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UBC Theses and Dissertations

Cumulative effects of multiple agricultural stressors on freshwater ecosystems Chará-Serna, Ana M.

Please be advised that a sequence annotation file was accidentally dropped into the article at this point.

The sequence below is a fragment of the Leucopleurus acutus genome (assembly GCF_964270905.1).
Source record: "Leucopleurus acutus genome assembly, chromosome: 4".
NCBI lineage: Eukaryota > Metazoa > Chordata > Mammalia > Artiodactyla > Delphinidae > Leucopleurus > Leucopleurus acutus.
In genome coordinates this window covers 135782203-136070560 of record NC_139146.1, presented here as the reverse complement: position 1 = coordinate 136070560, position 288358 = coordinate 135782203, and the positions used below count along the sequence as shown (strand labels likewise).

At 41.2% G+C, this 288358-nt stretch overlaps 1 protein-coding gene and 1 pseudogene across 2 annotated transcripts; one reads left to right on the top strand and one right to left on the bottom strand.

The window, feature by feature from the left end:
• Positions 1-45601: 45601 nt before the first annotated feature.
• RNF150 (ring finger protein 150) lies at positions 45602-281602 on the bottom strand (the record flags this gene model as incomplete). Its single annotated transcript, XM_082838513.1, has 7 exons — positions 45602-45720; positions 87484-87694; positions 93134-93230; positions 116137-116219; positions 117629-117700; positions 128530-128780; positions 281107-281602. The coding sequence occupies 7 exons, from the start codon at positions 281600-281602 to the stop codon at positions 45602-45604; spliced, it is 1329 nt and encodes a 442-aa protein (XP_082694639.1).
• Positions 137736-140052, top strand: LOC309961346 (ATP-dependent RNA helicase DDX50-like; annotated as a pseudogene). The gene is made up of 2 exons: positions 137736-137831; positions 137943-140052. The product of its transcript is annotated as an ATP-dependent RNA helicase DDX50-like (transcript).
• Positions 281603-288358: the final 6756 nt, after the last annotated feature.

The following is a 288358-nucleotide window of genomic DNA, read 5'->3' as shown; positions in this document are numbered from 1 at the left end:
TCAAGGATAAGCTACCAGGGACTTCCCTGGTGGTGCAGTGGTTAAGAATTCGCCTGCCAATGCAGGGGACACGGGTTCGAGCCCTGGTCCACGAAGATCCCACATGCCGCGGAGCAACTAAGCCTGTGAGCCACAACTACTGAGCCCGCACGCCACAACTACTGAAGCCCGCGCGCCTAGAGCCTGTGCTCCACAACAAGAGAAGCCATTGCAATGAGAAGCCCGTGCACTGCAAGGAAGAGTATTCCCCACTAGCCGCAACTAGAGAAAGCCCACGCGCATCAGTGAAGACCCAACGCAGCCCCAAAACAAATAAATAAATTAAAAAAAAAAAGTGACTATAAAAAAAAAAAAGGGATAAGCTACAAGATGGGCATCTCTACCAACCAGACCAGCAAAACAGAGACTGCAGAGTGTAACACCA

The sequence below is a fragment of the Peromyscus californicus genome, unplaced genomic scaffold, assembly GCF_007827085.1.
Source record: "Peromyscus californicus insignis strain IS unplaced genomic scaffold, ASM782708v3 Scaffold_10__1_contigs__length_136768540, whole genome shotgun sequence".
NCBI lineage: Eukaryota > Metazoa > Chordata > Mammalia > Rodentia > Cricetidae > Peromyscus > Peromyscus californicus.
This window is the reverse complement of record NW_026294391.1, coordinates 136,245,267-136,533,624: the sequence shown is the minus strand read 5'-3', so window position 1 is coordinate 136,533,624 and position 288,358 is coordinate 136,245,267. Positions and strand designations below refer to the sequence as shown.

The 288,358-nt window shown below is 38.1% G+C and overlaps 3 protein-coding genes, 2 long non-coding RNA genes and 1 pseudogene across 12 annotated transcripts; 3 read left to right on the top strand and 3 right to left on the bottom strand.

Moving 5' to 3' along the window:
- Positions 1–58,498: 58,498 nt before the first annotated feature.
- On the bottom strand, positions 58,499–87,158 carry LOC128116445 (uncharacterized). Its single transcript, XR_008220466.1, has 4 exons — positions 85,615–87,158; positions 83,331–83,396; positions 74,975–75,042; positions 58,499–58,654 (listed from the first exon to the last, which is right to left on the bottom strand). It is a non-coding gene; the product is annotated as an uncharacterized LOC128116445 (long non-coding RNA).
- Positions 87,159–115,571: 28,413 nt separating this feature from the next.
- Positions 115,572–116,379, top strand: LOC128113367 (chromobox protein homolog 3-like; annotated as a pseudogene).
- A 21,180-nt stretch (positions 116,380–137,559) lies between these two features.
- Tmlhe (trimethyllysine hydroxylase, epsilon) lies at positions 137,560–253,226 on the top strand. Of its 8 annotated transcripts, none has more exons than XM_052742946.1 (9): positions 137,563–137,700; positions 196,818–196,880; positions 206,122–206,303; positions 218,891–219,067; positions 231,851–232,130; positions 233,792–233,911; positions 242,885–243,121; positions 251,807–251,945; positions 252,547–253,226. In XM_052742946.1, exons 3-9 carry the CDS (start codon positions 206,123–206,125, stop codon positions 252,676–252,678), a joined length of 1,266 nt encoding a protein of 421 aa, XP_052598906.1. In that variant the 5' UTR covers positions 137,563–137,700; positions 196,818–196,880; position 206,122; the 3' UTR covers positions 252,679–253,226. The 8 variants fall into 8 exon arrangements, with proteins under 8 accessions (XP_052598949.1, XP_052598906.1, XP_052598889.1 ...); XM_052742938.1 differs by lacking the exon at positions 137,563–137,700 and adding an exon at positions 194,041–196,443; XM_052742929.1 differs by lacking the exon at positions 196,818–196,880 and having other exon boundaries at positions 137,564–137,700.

Agriculture is the primary cause of sedimentation, nutrient enrichment, and insecticide contamination of freshwater ecosystems. Despite the widespread co-occurrence of these ecological stressors, little is known about their potential interactive effects. I conducted three experiments manipulating combinations of these stressors in order to evaluate their cumulative effects on freshwater ecosystems at different scales of biological organization (community, ecosystem, meta-ecosystem). First, I evaluated stream invertebrate community responses to sedimentation, nutrient enrichment, and the insecticide chlorpyrifos using laboratory microcosms with distinct microhabitats. I demonstrated that chlorpyrifos can interact non-additively with fine sediment (reversal) and nutrients (antagonism), with potentially deleterious impacts on small-sized invertebrates. Furthermore, invertebrates in gravel microhabitats were more severely affected than those in leaf packs. Second, I manipulated levels of nutrients, sediment, and the insecticide imidacloprid in experimental pond ecosystems. I demonstrated these stressors had antagonistic effects on pelagic and benthic invertebrate diversity. Moreover, the results suggested imidacloprid increased ecosystem metabolism indirectly, through negative effects on invertebrate consumers. Finally, I explored processes at the scale of the river network meta-ecosystem. Using a network of experimental channels, I investigated how multiple-stressor interactions within tributaries affected downstream ecosystems. My results indicated that complex nutrient-sediment interactions within tributaries could strongly alter the flux of organisms from tributaries to downstream ecosystems. Furthermore, I observed that at small spatial scales, these alterations of within-network migration patterns could be more influential than the transport of the stressors from headwaters to recipient ecosystems. My research contributes novel evidence suggesting that complex interactions among nutrient enrichment, sedimentation, and insecticide contamination are frequent in freshwater ecosystems, and have distinct mechanisms operating at different scales. In particular, these findings underscore the importance of considering multiple-stressor interactions in insecticide environmental risk assessments; even at low concentrations, interactions with other stressors may result in unexpected negative effects for aquatic biota and ecosystem processes.

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